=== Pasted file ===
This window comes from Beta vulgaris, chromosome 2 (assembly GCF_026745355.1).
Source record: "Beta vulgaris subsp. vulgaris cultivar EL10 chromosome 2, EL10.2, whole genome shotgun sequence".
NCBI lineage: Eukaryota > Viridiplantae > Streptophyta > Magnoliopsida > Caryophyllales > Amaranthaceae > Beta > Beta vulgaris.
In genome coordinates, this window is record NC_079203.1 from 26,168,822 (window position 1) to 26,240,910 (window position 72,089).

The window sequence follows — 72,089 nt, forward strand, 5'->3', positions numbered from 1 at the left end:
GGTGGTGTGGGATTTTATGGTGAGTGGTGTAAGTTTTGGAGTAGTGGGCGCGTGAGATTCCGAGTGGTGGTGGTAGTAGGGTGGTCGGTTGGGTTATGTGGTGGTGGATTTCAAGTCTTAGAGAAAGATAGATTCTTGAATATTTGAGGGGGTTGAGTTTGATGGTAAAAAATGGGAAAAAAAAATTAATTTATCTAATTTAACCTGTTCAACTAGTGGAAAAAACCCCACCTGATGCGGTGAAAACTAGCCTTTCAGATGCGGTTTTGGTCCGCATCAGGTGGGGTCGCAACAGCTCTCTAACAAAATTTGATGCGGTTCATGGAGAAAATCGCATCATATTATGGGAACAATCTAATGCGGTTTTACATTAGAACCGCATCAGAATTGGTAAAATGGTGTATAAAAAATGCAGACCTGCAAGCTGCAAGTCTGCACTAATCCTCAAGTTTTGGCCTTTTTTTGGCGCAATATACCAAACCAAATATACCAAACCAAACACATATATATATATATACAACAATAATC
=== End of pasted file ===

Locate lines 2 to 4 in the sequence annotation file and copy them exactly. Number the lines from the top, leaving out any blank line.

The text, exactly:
Source record: "Beta vulgaris subsp. vulgaris cultivar EL10 chromosome 2, EL10.2, whole genome shotgun sequence".
NCBI lineage: Eukaryota > Viridiplantae > Streptophyta > Magnoliopsida > Caryophyllales > Amaranthaceae > Beta > Beta vulgaris.
In genome coordinates, this window is record NC_079203.1 from 26,168,822 (window position 1) to 26,240,910 (window position 72,089).